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Diamond MP3 plan still to pay off

Revenues, profits down again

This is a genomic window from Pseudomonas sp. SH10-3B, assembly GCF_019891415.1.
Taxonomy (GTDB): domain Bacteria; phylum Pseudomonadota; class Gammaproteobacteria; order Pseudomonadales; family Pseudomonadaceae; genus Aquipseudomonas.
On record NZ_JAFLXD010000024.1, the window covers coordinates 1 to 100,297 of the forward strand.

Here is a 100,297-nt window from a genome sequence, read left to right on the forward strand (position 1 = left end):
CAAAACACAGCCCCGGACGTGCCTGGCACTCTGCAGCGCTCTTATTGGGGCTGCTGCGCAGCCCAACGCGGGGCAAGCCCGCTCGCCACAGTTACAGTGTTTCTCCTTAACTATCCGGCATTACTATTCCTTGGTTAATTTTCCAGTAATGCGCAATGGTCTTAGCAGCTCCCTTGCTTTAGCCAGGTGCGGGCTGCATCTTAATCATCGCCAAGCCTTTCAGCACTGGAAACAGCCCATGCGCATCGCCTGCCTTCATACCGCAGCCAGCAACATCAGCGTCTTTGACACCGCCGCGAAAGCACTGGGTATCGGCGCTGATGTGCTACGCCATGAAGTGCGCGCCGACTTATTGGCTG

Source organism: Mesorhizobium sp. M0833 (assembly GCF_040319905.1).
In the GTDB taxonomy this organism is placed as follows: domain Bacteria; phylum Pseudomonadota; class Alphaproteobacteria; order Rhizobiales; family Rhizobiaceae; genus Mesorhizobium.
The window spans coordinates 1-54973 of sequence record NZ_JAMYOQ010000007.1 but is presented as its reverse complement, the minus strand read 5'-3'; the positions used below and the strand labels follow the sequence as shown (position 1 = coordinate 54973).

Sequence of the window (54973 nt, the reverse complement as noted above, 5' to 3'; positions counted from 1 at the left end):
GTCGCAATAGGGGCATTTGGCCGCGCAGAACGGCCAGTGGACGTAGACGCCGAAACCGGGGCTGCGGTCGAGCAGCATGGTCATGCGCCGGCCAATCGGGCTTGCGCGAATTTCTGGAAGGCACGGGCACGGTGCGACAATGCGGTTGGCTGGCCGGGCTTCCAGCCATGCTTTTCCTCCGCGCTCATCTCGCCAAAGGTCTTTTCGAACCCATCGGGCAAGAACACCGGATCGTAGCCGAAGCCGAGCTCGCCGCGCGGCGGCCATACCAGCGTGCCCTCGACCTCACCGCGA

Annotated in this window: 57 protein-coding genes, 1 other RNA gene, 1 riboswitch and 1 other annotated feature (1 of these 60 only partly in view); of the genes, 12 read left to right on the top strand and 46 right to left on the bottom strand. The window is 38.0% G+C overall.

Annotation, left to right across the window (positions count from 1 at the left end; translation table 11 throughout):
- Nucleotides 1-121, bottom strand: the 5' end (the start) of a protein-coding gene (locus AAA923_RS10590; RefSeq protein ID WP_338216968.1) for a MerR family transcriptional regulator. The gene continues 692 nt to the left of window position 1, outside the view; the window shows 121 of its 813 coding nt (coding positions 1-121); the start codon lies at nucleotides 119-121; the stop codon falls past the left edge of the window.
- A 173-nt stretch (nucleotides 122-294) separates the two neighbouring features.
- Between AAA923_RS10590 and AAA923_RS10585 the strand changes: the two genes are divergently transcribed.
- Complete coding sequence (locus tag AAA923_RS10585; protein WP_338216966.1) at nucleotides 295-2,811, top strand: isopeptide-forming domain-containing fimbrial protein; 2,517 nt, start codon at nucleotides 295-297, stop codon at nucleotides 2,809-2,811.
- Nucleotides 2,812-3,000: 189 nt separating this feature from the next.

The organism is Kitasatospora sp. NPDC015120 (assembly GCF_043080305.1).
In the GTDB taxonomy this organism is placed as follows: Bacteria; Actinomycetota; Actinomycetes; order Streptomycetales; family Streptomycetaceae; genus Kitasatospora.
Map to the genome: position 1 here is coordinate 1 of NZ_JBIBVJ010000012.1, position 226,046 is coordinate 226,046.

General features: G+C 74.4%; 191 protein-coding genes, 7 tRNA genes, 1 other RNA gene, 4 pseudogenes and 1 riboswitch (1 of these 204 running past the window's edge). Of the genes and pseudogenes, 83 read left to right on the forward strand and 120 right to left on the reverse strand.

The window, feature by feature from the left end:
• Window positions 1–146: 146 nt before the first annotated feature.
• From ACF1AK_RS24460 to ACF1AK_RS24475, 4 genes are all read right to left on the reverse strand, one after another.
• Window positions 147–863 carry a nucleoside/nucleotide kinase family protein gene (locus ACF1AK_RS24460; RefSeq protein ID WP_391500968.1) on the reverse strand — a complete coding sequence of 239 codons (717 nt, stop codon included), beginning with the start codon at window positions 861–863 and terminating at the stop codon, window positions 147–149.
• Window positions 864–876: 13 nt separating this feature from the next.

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Diamond Multimedia's latest results, for its first quarter 1999, suggest the company's attempts to improve its performance and successfully shift away from its add-in card vendor heritage aren't quite going to plan. For the quarter, ended 31 March, the company posted a profit of $1.3 million on revenues of $144 million. For the same period last year, the figures were $7.9 million and $186.2 million, representing falls of 83.5 per cent and 23 per cent, respectively. The latest numbers are down on the previous quarter too. Revenue for Q4 1998 totalled $163.7 million, generating profits of $5.1 million (before one-off charges; after dealing with Q3 reorganisations and redundancies the company posted a loss of $17 million). Still, a downturn after the Christmas period was to have been expected. Diamond president and CEO William Schroeder blamed the results on the companies loss-making multimedia products division, which experienced lower gross margins than the company had anticipated. That's not surprising given the cutthroat nature of the graphics card business, particularly at the low end. Schroeder's solution is to pull away from that arena, primarily but supporting fewer acceleration architectures. That strategy was outlined earlier this year when the CEO was reporting on higher than anticipated sales of the company's Rio MP3 player. The RioPort division, plus the company's professional graphics and comms units, were all profitable in the quarter, suggesting Schroeder's plan is correct. The snag is, the loss-making part of Diamond's business accounts for over 60 per cent of its revenues. Reducing that won't be hard, but ensuring what the company loses there is balanced by gains elsewhere will be. ®

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